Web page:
Are ten-year-old DoS tools still relevant in 2021?


Surprisingly, the answer is yes.

After the collapse of Anonymous in 2016, the threat landscape quickly changed. The once dominant group of Denial of Service (DoS) attacks organized with simple GUI-based tools was gone; As the era of Distributed Denial of Service (DDoS) attacks and DDoS-as-a-Service began to take shape under the power of new IoT botnets like Bashlite and Mirai.

While Anonymous has not completely disappeared, its digital footprint has shrunk considerably over the past five years. Today, you can still find anonymous accounts on the usual social media and video platforms disseminating operational propaganda, but with limited impact compared to the past. However, during a recent Anonymous operation, I was surprised to find that the group, which still uses PasteBin and GhostBin (to centralize operational details), had updated their target list from previous years and suggested l use of Memcached and other reflective attack vectors. They recommended using outdated DoS tools, such as LOIC, HOIC, ByteDoS, and Pyloris, all of which are nearly 10 years old.

Tools of the past


High Orbit Ion Cannon, or HOIC for short, is a network stress testing tool related to LOIC; both are used to launch denial of service attacks popularized by Anonymous. This tool can cause a denial of service through the use of HTTP streams. Additionally, HOIC has a built-in scripting system that accepts .hoic files called boosters. These files allow a user to deploy anti-DDoS randomization countermeasures and increase the scale of the attack.

While there are no meaningful obscuration or anonymization techniques to protect user origin, the use of .hoic “booster” scripts allows the user to specify a list of Target URLs, referrers, user agents, and rotating headers. This effectively causes a denial of service condition by attacking multiple pages on the same site while giving the impression that the attacks are coming from multiple different users.

Figure 1: HOIC

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Once considered a destructive tool, ByteDoS became new in 2021. ByteDos is a Windows desktop DoS application. It is a simple, stand-alone executable file that does not require installation and comes equipped with built-in IP resolver capabilities that allow this attack tool to resolve IP addresses of domain names. It also supports two attack vectors: SYN Flood and ICMP Flood, allowing the user to choose their preferred attack vector. ByteDos also supports attacks behind proxies, allowing attackers to hide their source and identity. The tool is quite common among hacktivists and anonymous supporters (it becomes very effective when used collectively by many attackers in a coordinated denial of service attack).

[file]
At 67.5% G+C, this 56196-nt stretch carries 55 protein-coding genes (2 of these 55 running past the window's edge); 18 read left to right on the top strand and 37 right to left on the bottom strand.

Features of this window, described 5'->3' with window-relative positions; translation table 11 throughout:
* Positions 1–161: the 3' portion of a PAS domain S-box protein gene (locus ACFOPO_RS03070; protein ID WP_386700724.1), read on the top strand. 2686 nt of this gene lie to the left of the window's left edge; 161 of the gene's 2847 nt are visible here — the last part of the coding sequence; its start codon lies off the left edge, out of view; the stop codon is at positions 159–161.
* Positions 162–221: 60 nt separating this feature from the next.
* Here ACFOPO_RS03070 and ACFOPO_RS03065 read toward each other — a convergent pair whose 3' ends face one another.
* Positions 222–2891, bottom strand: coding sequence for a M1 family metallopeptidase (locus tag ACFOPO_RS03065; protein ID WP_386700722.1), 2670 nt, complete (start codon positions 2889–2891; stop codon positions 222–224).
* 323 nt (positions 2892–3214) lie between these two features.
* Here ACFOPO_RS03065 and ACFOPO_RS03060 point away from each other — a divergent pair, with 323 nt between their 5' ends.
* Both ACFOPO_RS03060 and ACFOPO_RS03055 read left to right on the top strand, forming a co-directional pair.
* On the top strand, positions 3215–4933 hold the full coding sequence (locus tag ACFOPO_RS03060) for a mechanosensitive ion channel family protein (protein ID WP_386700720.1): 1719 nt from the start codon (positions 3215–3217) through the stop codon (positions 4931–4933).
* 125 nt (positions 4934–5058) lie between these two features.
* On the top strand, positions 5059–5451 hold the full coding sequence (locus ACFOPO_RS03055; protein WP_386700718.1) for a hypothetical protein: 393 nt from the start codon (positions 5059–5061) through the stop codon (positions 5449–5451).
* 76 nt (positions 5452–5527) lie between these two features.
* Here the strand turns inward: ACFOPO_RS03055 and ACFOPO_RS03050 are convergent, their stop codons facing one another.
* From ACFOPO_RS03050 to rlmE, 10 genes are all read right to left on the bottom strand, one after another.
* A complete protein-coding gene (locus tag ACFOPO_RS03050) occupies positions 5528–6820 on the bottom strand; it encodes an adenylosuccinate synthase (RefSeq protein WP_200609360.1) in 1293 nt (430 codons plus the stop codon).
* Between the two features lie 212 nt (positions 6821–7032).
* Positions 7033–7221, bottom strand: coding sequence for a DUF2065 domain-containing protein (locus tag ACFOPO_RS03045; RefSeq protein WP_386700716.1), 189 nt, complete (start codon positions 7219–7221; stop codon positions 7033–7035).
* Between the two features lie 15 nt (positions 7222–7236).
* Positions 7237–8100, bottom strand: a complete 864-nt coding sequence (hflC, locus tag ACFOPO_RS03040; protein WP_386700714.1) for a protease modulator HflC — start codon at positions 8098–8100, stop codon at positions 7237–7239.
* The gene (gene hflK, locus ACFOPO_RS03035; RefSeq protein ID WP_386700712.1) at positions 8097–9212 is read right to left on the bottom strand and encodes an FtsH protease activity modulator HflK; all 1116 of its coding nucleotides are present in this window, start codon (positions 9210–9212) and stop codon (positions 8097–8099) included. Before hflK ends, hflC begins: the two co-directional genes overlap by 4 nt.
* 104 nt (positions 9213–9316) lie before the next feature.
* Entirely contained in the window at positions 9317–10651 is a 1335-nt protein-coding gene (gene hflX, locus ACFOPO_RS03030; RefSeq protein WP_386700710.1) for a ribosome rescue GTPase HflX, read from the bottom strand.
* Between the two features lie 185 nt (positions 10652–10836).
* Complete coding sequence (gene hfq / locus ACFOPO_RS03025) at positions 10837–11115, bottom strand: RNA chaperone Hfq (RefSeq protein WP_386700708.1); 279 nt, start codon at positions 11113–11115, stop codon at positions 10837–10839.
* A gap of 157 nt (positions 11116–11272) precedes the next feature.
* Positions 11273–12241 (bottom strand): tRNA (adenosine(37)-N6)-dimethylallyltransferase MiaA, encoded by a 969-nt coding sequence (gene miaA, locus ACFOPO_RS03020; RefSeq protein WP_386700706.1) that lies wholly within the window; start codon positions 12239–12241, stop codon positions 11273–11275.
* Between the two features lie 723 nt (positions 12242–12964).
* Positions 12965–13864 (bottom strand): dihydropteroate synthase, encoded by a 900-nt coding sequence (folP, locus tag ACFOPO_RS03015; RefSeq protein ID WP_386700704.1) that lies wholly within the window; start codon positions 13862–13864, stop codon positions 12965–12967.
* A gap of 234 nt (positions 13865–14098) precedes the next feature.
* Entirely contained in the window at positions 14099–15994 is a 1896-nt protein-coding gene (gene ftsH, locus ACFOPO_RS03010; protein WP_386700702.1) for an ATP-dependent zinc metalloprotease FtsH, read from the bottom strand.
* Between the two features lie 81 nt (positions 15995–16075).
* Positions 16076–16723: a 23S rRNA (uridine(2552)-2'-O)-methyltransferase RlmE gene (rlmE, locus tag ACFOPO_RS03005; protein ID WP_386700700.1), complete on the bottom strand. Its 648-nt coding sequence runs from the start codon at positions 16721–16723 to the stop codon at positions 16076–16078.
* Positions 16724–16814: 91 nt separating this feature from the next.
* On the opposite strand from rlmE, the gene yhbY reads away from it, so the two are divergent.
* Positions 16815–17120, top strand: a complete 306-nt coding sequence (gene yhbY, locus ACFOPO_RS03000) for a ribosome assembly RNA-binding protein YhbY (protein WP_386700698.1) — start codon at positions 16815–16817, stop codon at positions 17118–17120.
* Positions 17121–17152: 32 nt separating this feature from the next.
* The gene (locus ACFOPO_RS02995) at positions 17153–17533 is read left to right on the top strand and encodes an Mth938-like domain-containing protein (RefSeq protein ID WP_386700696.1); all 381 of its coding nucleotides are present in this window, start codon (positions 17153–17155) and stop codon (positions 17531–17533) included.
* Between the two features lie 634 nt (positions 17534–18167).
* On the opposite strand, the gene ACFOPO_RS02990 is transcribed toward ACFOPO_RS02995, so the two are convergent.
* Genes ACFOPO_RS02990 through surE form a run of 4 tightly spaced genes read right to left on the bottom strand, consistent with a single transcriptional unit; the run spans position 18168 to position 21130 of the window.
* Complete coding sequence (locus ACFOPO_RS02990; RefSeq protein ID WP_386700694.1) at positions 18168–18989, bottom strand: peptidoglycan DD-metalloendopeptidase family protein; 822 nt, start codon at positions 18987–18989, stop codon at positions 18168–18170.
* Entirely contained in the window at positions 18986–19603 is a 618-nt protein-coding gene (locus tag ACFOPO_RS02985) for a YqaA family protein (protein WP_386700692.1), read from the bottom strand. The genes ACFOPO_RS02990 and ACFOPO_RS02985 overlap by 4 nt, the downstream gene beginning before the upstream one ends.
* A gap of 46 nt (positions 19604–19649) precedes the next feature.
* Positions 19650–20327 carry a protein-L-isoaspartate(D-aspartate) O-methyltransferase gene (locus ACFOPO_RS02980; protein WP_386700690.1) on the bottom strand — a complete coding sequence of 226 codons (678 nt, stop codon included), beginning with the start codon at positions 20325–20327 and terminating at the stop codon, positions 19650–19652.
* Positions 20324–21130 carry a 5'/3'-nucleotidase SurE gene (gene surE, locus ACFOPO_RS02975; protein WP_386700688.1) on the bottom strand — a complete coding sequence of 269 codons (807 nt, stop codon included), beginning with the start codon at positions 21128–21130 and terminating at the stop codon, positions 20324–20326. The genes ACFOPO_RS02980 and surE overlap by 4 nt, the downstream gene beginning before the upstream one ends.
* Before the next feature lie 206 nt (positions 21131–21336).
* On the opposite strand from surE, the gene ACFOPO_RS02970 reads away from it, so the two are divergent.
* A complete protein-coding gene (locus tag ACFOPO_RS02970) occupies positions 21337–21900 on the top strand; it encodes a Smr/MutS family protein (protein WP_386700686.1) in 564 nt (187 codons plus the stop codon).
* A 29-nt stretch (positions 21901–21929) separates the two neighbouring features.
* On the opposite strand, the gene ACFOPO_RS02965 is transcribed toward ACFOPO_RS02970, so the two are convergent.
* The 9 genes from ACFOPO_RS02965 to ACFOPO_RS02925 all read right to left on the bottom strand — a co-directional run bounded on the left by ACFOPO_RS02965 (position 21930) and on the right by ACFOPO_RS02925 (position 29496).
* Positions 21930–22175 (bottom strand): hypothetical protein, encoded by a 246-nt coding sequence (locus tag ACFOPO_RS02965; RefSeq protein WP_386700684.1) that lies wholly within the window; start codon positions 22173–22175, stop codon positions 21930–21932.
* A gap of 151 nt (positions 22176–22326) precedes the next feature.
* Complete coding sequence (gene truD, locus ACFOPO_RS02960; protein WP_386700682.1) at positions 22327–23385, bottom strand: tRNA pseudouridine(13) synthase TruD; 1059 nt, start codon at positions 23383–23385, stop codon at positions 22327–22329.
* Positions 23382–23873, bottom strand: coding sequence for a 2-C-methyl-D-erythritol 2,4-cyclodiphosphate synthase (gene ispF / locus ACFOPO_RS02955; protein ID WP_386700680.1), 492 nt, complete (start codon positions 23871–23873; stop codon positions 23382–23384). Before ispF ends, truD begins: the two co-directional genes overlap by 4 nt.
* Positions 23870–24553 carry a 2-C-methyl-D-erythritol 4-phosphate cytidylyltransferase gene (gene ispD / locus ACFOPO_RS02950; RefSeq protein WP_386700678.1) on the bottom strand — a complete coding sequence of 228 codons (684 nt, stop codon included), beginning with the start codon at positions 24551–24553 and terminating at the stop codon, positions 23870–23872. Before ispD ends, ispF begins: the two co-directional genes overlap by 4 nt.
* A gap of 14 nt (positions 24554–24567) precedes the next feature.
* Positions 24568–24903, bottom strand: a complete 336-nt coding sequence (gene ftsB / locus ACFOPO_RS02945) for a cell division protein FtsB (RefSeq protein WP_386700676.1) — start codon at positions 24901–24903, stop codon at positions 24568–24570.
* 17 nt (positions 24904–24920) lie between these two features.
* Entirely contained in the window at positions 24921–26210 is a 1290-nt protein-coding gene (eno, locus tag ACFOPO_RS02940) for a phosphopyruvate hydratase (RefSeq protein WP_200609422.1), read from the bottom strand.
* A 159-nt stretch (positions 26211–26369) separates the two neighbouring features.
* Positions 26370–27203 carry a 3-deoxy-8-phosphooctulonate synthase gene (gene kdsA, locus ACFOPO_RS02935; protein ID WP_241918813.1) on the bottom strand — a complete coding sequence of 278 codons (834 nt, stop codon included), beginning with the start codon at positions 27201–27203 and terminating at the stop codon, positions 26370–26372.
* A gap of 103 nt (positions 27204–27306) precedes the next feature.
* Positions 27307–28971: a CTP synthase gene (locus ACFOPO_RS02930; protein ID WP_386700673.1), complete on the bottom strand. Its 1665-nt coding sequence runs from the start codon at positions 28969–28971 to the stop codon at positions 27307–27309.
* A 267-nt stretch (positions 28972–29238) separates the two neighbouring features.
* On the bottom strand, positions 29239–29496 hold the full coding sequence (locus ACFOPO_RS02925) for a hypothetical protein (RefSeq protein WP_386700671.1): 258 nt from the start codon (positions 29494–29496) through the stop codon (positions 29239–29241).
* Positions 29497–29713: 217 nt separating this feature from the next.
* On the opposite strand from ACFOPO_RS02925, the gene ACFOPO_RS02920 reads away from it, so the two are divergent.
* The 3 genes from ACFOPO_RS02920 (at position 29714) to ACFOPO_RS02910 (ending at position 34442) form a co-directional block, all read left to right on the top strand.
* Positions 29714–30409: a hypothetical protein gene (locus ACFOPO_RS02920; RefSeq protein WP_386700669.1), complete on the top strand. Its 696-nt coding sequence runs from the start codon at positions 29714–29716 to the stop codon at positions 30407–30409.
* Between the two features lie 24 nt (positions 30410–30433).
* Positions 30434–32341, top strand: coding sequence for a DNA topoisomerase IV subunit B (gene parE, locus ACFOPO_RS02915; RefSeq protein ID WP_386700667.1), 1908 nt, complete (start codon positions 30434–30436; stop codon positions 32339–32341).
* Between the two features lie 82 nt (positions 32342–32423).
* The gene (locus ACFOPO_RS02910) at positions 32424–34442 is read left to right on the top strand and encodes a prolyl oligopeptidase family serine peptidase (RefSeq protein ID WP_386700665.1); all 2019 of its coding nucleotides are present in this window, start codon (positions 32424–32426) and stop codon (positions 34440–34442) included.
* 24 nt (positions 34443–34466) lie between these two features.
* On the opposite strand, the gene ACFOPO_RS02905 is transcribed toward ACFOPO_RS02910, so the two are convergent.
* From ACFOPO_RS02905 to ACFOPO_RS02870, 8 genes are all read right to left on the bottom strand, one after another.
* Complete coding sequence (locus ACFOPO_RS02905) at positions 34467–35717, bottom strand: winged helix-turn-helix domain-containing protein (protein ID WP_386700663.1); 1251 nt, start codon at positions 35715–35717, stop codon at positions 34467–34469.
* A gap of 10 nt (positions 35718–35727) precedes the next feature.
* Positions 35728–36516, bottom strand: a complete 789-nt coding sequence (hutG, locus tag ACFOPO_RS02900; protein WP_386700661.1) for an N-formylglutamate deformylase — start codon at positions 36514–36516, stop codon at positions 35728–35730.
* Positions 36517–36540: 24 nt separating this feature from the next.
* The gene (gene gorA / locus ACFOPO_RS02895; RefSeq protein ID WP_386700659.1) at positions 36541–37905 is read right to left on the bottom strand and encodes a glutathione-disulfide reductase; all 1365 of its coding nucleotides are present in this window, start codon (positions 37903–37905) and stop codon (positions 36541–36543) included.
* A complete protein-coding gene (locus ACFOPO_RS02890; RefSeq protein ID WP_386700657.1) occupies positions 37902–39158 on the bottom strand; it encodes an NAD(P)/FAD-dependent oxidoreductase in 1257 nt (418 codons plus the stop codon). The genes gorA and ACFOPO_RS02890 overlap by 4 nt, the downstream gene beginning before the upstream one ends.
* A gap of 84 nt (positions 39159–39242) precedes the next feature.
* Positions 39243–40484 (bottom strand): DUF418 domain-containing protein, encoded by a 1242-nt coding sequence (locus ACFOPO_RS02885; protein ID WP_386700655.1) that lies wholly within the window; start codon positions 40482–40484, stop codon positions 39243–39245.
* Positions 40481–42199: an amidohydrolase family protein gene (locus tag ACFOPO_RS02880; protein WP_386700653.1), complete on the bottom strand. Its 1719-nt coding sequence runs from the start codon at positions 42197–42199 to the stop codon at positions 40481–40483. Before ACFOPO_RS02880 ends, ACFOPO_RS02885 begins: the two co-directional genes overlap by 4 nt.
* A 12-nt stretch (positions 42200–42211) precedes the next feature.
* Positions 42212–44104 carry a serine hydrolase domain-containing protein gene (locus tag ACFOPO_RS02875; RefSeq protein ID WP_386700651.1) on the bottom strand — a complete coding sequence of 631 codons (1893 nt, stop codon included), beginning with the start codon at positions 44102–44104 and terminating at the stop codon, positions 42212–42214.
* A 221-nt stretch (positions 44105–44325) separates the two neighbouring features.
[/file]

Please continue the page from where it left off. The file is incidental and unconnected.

Figure 2: ByteDOS


Pyloris is another who was once considered a destructive tool. Pyloris is a weak and slow HTTP DoS tool. Pyloris allows attacker to create HTTP requests with custom packet headers, cookies, packet sizes, timeouts, and end of line (CRLF) options. Pyloris’ objective is to keep the TCP connections open as long as possible between the attacker and the victim’s servers in order to try to exhaust the resources of the server’s connection table. Once exhausted, the server will no longer process new connections from legitimate users, resulting in a denial of service state.

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Figure 3: PyLoris

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How effective are old tools

The tools suggested for this Anonymous operation, and many others, are old and outdated, but oddly enough, they still have a place in the threat landscape. In a world of easy-to-create IoT botnets and cheap attack services, it’s strange how some suggest using tools that are nearly a decade old. And while it is not important to use these tools, they can still be effective when properly exploited against unsuspecting and unprotected websites. Below is a graph showing the events of the past year related to the LOIC, HOIC, HULK and SlowLoris attacks.

Figure 4: DoS HOIC, LOIC, HULK, Slowloris events (source: Radware)

As you can see, these tools are still relevant in 2020/21 but not as popular or effective as they once were due to the changing threat landscape and advancements in mitigation technology. While Anonymous is no longer the threat they used to be, there is still a legacy risk that a lone wolf or group of threat-loving actors will appear with these tools and present some level of risk to unprotected people. .

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